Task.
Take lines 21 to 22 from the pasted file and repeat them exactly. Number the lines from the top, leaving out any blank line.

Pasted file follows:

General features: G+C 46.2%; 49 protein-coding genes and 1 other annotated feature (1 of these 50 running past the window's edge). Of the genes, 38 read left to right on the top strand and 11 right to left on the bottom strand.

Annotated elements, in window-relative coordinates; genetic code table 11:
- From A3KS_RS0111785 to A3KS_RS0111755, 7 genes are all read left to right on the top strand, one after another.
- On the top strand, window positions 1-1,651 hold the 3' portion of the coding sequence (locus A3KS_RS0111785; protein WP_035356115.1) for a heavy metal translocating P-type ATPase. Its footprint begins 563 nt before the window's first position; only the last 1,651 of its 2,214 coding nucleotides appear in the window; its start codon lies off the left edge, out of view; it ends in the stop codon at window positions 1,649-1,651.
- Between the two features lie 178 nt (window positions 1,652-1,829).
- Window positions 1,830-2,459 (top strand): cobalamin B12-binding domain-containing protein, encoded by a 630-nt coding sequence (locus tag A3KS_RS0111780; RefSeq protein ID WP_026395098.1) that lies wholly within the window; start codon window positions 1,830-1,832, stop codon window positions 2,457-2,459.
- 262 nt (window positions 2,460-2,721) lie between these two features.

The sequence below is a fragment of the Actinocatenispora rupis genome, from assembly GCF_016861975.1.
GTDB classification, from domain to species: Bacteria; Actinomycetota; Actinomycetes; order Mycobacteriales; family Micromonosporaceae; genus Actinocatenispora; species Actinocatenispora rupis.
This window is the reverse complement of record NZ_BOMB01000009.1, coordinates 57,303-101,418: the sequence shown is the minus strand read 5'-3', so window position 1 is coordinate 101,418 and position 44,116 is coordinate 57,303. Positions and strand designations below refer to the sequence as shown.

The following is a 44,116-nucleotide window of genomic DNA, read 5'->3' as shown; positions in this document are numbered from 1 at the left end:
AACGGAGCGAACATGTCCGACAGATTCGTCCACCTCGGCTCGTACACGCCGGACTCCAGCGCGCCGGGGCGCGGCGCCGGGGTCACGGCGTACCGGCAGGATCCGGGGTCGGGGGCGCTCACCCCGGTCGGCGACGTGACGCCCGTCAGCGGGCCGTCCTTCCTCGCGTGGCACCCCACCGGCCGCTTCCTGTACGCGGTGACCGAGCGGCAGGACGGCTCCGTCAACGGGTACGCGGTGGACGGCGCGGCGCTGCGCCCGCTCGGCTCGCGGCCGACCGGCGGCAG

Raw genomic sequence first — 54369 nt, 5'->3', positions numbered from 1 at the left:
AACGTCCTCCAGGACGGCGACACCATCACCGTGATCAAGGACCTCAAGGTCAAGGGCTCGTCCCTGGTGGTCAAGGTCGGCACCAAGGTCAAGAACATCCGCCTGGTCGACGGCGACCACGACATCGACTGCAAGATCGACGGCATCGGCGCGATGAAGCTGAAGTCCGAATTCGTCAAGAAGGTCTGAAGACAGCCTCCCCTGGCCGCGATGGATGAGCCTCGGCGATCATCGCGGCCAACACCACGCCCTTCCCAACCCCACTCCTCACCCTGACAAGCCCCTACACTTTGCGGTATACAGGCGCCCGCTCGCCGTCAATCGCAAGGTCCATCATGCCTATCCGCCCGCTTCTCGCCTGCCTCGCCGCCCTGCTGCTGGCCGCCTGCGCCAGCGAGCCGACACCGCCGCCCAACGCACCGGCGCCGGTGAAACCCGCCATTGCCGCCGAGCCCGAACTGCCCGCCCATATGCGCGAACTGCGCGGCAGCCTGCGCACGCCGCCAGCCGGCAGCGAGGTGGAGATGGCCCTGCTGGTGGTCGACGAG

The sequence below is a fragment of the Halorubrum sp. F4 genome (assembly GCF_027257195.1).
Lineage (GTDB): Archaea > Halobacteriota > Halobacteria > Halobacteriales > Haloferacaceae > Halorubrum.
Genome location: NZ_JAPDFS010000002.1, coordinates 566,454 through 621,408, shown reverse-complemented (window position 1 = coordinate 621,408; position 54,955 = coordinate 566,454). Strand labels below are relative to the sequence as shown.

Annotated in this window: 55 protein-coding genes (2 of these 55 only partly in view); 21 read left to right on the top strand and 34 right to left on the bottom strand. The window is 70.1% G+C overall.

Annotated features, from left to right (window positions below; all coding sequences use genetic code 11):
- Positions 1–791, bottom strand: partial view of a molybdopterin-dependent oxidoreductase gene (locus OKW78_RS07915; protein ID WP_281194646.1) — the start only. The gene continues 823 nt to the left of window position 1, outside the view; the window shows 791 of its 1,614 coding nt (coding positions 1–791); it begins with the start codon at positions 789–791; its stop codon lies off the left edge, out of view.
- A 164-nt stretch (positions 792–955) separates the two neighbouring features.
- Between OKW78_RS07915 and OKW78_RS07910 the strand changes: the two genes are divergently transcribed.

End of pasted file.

- A 164-nt stretch (positions 792–955) separates the two neighbouring features.
- Between OKW78_RS07915 and OKW78_RS07910 the strand changes: the two genes are divergently transcribed.